By Mary Villareal
The monthly expenses of Americans have now outpaced their personal income growth.
This was according to Kristi Rodriguez, senior vice president of the Nationwide Retirement Institute (NRI), which provides expertise and resources on retirement planning concepts that include Social Security optimization, healthcare and long-term care considerations and tax-efficient retirement income.
“Households are spending more, not as much because they want to, but because they have to, with increased costs for essential items such as gasoline, groceries and healthcare,” she said. (Related: Forty-seven percent of US households live paycheck to paycheck as families struggle to save money in poor economy.)
Many families are at risk of depleting their cash reserves, which is especially concerning, considering that most signs point to a recession in 2023. “However, we are seeing incomes boosted by rising wages and low risk of default for key financial debts such as their mortgage, car loan, etc. If a recession does occur next year, there will likely be some job losses with some families falling even further behind,” the NRI executive noted.
Inflation is now taking its toll on people’s emergency funds as the share of workers who say they are living paycheck-to-paycheck has surged among middle- to high-income earners – now at 63 percent and 49 percent, respectively.
This is up from the previous 57 percent and 38 percent a year ago, according to an independent survey of almost 4,000 workers conducted by online loan specialist LendingTree.
Overall, around 65 percent of employed consumers were living paycheck-to-paycheck in September, which is up 60 percent from a year ago. The personal savings rate now fell to 3.3 percent in the third quarter, compared to 3.4 percent previously.
The government said this is the lowest level since the Great Recession. Adjusted for inflation, savings are down 88 percent compared to the 2020 peak, and 61 percent lower than pre-pandemic.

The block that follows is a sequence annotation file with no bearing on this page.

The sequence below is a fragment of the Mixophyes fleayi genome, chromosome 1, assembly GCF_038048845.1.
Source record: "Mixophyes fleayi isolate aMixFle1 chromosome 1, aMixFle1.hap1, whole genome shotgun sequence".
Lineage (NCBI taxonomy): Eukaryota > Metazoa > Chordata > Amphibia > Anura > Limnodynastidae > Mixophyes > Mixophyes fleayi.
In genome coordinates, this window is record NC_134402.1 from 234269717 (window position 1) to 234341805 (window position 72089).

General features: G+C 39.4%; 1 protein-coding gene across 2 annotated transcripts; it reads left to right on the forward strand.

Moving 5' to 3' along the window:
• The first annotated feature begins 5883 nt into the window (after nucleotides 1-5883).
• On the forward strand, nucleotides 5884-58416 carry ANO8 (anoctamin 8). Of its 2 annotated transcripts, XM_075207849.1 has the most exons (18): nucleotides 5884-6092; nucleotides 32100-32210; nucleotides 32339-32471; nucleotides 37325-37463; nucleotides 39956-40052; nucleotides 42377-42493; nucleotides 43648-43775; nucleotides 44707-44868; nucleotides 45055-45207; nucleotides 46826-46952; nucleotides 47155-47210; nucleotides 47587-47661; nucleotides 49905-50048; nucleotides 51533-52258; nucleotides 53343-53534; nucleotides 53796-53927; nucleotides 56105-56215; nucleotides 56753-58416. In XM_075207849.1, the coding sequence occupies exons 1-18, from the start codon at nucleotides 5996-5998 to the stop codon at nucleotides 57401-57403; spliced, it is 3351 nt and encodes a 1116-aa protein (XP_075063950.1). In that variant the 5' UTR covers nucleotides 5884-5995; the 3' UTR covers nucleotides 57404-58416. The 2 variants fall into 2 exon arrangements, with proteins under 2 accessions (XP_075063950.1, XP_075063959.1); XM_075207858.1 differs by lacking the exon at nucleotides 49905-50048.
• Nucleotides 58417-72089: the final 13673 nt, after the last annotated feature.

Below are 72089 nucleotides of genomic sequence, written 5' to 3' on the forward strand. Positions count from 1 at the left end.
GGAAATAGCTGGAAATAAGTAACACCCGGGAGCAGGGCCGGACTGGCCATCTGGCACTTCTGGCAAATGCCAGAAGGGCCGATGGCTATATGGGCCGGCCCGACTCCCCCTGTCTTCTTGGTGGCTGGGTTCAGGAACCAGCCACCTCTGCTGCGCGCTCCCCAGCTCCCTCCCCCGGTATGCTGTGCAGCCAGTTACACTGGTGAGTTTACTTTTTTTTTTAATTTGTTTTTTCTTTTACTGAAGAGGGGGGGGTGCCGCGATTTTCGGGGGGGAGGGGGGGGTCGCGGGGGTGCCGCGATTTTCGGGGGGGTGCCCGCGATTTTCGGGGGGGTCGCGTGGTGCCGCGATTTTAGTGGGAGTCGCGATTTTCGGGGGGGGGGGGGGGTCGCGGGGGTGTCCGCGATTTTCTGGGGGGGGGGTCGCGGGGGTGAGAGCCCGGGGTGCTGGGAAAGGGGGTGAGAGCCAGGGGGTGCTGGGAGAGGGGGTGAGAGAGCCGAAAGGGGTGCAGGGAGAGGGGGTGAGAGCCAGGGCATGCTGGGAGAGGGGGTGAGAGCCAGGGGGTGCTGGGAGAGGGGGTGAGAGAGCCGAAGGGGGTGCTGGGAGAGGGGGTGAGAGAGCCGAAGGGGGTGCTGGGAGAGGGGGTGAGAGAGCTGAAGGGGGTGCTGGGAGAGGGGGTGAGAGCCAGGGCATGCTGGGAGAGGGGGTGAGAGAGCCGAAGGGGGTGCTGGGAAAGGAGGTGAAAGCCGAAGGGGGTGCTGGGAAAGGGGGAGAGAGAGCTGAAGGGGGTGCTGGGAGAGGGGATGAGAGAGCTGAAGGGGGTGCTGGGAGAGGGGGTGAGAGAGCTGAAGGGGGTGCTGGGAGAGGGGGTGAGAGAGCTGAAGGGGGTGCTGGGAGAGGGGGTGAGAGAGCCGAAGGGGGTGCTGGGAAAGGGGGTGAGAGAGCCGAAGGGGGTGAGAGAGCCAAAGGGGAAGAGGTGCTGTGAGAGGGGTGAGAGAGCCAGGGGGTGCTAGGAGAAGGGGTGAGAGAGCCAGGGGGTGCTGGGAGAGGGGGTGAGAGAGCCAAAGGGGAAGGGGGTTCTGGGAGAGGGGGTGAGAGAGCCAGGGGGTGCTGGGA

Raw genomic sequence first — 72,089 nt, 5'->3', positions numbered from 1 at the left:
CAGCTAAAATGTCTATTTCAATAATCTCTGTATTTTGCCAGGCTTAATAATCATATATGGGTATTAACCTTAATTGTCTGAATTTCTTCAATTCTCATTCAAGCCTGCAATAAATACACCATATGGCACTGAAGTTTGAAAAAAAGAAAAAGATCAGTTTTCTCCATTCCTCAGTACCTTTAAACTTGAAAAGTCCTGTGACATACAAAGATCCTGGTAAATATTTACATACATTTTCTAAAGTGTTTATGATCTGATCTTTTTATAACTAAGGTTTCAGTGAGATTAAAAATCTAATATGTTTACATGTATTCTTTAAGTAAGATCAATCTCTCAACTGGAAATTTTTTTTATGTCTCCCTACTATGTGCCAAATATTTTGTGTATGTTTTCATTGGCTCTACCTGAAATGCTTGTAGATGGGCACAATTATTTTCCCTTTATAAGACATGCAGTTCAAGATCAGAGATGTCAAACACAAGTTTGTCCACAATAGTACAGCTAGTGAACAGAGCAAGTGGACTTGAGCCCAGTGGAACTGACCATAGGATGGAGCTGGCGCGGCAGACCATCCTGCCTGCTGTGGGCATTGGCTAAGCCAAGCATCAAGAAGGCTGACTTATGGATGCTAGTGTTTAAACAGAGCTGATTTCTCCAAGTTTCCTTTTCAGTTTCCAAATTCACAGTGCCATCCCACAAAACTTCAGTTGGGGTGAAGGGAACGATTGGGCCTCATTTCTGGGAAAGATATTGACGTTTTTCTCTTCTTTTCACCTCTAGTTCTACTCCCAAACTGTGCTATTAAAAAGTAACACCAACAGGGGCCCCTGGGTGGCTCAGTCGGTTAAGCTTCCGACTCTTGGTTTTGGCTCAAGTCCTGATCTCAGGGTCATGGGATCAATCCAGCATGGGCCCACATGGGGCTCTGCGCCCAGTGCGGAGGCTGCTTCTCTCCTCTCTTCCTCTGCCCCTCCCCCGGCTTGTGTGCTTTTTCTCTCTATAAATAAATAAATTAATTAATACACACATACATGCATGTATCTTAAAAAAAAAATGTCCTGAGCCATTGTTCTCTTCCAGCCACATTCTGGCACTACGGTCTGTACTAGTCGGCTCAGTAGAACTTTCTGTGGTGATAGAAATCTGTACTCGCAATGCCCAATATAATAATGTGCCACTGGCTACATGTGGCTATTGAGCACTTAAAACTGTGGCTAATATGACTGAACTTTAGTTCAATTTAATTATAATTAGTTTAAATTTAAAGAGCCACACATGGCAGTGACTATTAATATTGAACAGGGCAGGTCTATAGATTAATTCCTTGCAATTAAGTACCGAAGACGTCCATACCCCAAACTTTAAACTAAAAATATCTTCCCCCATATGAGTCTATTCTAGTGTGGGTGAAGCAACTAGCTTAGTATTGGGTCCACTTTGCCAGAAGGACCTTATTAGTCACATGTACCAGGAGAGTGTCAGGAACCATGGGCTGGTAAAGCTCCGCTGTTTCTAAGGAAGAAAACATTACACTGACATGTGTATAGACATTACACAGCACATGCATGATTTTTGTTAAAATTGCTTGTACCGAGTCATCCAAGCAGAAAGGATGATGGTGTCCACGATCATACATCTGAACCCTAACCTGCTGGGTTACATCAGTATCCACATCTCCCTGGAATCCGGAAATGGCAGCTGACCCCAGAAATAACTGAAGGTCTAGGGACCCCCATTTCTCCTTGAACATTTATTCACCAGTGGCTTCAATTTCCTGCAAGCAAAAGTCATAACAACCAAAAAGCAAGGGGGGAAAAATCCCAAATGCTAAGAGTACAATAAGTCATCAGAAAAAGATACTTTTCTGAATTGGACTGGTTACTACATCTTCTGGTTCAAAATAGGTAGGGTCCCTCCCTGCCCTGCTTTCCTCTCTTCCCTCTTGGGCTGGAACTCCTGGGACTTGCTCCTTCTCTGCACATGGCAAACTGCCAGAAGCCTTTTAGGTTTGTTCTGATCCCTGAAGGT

On a larger scale, personal savings hit $629 billion in the second quarter of 2022, down from $1.41 trillion in the second quarter of 2019.
Millions of Americans also face rising prices of essential goods and services. Food and rent have been eating up their savings and are drying up after a post-pandemic spending splurge.
There still seems to be some pent-up demand from the pandemic, said Larry Pon, a financial planner based in Redwood City, California.
For instance, Kraft Heinz Co. stated that its third-quarter prices were 15.4 percentage points higher compared to the previous year, while national retail sales rose 8.2 percent on the year in September. To help retain and attract workers, some companies like Starbucks and life-insurance company Transamerica started offering “savings programs” and “emergency savings accounts.”
This is a genuine cause of concern as only 68 percent of people said they have $400 in emergency cash or its equivalent, as per the most recent survey on the issue by the Federal Reserve, despite the figure steadily climbing from 50 percent in 2013.
Real wages decline as inflation rises
People are also stuck between rising prices and rising interest rates, with recession becoming even more likely. While wages increased at a rate of 5.7 percent in the second quarter, that is still less than the current 8.2 percent annual inflation rate.
This means that inflation has steadily caused real wages to decline. The consumer price index, which measures the average change in prices for consumer goods and services, is still hovering near the highest levels since the early 1980s.
Real average hourly earnings actually fell 0.1 percent for the month and are down three percent from a year ago. A separate report by Salary Finance also found that two-thirds of working adults said they’re worse off financially than they were a year ago.
Even high-income earners are said to be stretching their money too thin. Of those earning more than six figures, 49 percent still reported living paycheck to paycheck, which is a significant jump from 38 percent last year.
Moreover, average wages in the bottom two quartiles of the income ladder had been growing faster than wages in the top two quartiles over the past 12 months, as per recent data from the Federal Reserve Bank of Atlanta.
Workers have seemingly limited options, given the state of the economy. “With inflationary pressures not expected to subside anytime soon, living paycheck-to-paycheck has become the norm,” said Anuj Nayar, LendingClub’s financial health officer.
“Many are pessimistic about their odds of increasing their paycheck by switching jobs, and some households will become more vulnerable to swings in labor-market conditions. This could cause many to struggle with the upcoming holiday season.”
Watch the video below for more information about the effects of inflation on Americans.
This video is from the Diane Sosen channel on Brighteon.com.